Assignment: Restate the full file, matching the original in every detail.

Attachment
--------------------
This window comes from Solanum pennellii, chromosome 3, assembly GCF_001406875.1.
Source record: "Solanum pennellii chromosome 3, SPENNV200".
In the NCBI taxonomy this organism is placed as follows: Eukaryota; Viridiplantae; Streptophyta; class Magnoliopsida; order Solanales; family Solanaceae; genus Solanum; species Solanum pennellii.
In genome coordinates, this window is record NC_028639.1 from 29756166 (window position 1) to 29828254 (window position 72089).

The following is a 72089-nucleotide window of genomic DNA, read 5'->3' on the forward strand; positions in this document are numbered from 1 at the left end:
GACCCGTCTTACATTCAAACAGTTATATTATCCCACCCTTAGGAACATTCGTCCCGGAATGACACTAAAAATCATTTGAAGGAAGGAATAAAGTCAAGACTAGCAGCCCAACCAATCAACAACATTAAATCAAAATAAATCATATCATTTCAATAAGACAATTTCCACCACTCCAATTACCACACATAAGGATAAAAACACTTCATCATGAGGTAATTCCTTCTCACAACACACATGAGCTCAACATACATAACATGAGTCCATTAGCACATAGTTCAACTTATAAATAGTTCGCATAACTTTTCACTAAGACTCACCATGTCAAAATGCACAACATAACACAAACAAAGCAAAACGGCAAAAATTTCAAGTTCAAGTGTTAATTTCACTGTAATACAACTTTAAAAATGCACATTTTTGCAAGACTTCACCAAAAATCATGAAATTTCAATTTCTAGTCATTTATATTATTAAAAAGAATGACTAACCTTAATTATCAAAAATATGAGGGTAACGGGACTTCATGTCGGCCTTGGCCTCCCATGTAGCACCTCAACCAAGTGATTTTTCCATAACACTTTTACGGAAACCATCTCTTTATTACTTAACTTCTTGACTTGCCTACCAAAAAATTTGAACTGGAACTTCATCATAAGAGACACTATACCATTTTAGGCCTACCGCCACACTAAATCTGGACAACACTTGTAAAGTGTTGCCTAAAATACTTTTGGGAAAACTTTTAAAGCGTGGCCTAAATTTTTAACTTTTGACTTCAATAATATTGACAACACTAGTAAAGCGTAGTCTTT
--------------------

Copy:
This window comes from Solanum pennellii, chromosome 3, assembly GCF_001406875.1.
Source record: "Solanum pennellii chromosome 3, SPENNV200".
In the NCBI taxonomy this organism is placed as follows: Eukaryota; Viridiplantae; Streptophyta; class Magnoliopsida; order Solanales; family Solanaceae; genus Solanum; species Solanum pennellii.
In genome coordinates, this window is record NC_028639.1 from 29756166 (window position 1) to 29828254 (window position 72089).

The following is a 72089-nucleotide window of genomic DNA, read 5'->3' on the forward strand; positions in this document are numbered from 1 at the left end:
GACCCGTCTTACATTCAAACAGTTATATTATCCCACCCTTAGGAACATTCGTCCCGGAATGACACTAAAAATCATTTGAAGGAAGGAATAAAGTCAAGACTAGCAGCCCAACCAATCAACAACATTAAATCAAAATAAATCATATCATTTCAATAAGACAATTTCCACCACTCCAATTACCACACATAAGGATAAAAACACTTCATCATGAGGTAATTCCTTCTCACAACACACATGAGCTCAACATACATAACATGAGTCCATTAGCACATAGTTCAACTTATAAATAGTTCGCATAACTTTTCACTAAGACTCACCATGTCAAAATGCACAACATAACACAAACAAAGCAAAACGGCAAAAATTTCAAGTTCAAGTGTTAATTTCACTGTAATACAACTTTAAAAATGCACATTTTTGCAAGACTTCACCAAAAATCATGAAATTTCAATTTCTAGTCATTTATATTATTAAAAAGAATGACTAACCTTAATTATCAAAAATATGAGGGTAACGGGACTTCATGTCGGCCTTGGCCTCCCATGTAGCACCTCAACCAAGTGATTTTTCCATAACACTTTTACGGAAACCATCTCTTTATTACTTAACTTCTTGACTTGCCTACCAAAAAATTTGAACTGGAACTTCATCATAAGAGACACTATACCATTTTAGGCCTACCGCCACACTAAATCTGGACAACACTTGTAAAGTGTTGCCTAAAATACTTTTGGGAAAACTTTTAAAGCGTGGCCTAAATTTTTAACTTTTGACTTCAATAATATTGACAACACTAGTAAAGCGTAGTCTTT